Low inventory leaves brokers high and dry in the Hamptons 

Agents confront a strained market for home sales

(Photo-illustration by Priya Modi/The Real Deal; Getty Images)
(Photo-illustration by Priya Modi/The Real Deal; Getty Images)

For agents out east, life was good a decade ago. 

The residential market on Long Island’s East End had finally recovered from the 2008 financial crisis — the aftermath of which lingered for at least the following four years. 

With Wall Street back on a steady footing, so was the residential market along the sandy shores of the Hamptons: Listings were plentiful, home sales were steady, and anyone wanting a decent rental for the Memorial Day- to-Labor Day season was on the hunt come January. 

But the 10 years since have brought rockier waters. 

Home prices have nearly doubled, propelled by a pandemic-era rush. In the luxury enclave already known for its pricey mansions, deals for properties both on and off the waterfront reached new heights. 

“Everybody wanted [the Hamptons], and they were gonna pay for it,” said Enzo Morabito, the head of a top-producing team with Douglas Elliman. “They bought because ‘suppose we can’t go back to New York.’ Everybody was picking a lifestyle, and they did it rather quickly.”

The sales boom sapped listings to historically low levels. With nothing left on the market, transactions stalled and were stuck at a plateau as rising mortgage rates, economic uncertainty and political unrest deterred would-be sellers from parting with their abodes. 

The Federal Reserve’s pledge to start cutting rates this year led to an uptick in listings, but the central bank has since walked back its promise and the market has stuck in a state of limbo. Hamptons agents have now contended with two years of sparse inventory. 

The rising tides

When Nest Seekers International’s James Giugliano started selling real estate in 2014, the Hamptons was a buyer’s market. It was dominated by secondary homes, and sellers often listed their properties with the same sentiment: “If I get my number, I’ll move.”

“Homes would be on the market for two, three, sometimes four years. [Sellers] would slowly make reductions,” Giugliano said. “There was just so much inventory. I remember in Bridgehampton, between $5 million and $8 million, there must have been something like 30 homes for sale.”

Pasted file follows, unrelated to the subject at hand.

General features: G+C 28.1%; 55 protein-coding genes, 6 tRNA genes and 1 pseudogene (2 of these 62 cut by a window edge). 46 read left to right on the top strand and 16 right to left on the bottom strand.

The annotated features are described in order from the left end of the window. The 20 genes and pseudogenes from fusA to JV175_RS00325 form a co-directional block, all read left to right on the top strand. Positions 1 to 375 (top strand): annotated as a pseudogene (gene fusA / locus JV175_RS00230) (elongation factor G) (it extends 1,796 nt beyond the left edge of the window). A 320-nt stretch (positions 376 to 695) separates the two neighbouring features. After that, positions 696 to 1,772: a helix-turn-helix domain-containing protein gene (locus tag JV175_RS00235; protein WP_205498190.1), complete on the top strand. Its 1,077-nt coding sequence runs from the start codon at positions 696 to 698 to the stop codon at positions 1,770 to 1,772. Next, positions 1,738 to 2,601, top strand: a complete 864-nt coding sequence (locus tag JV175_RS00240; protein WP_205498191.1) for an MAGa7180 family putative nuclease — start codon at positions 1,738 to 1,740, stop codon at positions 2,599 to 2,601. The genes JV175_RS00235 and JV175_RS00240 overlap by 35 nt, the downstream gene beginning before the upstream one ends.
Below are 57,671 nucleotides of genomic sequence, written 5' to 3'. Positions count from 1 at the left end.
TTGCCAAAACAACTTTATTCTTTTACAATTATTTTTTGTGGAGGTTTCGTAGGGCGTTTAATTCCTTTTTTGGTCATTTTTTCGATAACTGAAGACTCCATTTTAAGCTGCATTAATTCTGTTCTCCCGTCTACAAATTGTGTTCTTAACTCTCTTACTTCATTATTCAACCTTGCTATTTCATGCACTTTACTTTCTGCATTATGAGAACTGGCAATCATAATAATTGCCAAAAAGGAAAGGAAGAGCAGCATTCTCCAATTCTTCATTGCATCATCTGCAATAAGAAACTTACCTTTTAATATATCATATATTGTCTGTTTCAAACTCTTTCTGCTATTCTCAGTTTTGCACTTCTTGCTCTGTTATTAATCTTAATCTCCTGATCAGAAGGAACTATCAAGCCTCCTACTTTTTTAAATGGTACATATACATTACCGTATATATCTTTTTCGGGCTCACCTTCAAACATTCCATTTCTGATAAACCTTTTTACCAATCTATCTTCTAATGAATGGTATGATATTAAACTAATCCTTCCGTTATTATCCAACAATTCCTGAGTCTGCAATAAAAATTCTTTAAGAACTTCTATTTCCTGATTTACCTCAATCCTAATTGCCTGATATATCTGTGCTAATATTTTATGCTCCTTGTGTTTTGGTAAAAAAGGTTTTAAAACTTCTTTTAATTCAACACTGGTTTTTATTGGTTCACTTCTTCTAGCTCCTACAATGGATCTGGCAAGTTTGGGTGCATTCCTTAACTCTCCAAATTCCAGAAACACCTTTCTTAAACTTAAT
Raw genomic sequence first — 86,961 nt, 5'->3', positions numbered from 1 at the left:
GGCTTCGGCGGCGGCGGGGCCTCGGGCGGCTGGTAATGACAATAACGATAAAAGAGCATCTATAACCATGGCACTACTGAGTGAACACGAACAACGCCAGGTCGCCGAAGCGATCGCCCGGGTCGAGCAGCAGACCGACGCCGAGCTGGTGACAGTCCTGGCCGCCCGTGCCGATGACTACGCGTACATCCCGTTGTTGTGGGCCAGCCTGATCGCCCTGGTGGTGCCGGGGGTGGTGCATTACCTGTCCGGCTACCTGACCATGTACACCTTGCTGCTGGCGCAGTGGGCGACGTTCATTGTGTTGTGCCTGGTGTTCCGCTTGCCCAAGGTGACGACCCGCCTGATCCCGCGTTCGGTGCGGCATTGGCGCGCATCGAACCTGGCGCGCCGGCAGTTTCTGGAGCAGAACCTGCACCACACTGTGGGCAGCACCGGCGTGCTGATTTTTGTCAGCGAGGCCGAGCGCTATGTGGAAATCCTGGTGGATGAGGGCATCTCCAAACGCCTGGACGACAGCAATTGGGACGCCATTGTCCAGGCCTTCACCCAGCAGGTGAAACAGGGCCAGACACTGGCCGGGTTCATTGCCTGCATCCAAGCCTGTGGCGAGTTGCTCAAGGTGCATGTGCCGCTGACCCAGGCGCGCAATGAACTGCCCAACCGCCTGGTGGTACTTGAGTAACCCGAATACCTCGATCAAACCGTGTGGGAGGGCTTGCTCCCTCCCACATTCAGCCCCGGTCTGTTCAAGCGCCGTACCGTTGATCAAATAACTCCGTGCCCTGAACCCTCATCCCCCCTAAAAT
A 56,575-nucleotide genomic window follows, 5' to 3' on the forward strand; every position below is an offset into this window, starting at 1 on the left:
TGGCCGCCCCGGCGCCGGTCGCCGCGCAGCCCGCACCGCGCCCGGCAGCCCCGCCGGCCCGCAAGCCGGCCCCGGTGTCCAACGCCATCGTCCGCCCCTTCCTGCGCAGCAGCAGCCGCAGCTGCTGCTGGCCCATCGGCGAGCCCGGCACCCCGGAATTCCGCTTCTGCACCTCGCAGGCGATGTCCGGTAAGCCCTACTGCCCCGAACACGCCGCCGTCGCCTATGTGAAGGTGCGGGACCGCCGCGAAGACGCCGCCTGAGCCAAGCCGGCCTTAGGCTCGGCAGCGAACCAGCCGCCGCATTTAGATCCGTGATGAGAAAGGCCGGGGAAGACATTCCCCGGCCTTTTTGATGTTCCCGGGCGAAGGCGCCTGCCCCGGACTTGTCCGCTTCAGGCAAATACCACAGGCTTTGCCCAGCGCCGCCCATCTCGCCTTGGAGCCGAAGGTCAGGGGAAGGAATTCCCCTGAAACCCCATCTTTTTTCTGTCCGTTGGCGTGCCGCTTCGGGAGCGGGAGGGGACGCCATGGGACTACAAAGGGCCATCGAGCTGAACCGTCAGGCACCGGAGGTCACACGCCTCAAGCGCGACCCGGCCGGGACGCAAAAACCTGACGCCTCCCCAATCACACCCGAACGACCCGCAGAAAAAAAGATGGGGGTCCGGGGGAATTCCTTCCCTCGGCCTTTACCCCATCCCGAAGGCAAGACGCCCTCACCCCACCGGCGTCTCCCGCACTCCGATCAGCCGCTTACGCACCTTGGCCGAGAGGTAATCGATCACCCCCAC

But now that the frenzy has subsided, “you’ll be lucky to even see five,” he added. 

He added that the lack of inventory extends especially to new construction. Land prices are through the roof, and homes that were built in the last 10 or 15 years don’t always qualify for a teardown. 

“I’m a real estate surfer. Sometimes you go out on the ocean, and the waves just don’t come. But if you sit there long enough, they will.”
Enzo Morabito, douglas elliman

“In 2014, I was doing a couple land deals a year with my eyes closed,” Giugliano said. But now, “the land has drastically gone up. The teardown [cost] has drastically gone up. And the opportunities have drastically pulled back.”

Though homes in the Hamptons have been notoriously expensive for decades, the pandemic pushed prices to unprecedented levels. 

“It was total insanity,” said Corcoran’s Susan Breitenbach, one of the top brokers in the Hamptons. 

The influx of buyers consisted largely of New Yorkers concerned that a post-pandemic return to Manhattan would be impossible. 

“‘I’ll bid $100,000 more than that person, just get me the house,’” she said of a typical client conversation. 

The market has since softened, but prices have yet to come back down to earth. The average sale price in the Hamptons was up 89 percent last year compared to 2013, according to data from appraisal firm Miller Samuel. The largest jump was between 2019 and 2020, when prices increased by 27 percent. 

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“Covid was a complete accelerator,” said Saunders & Associates’ Mark Greenwald.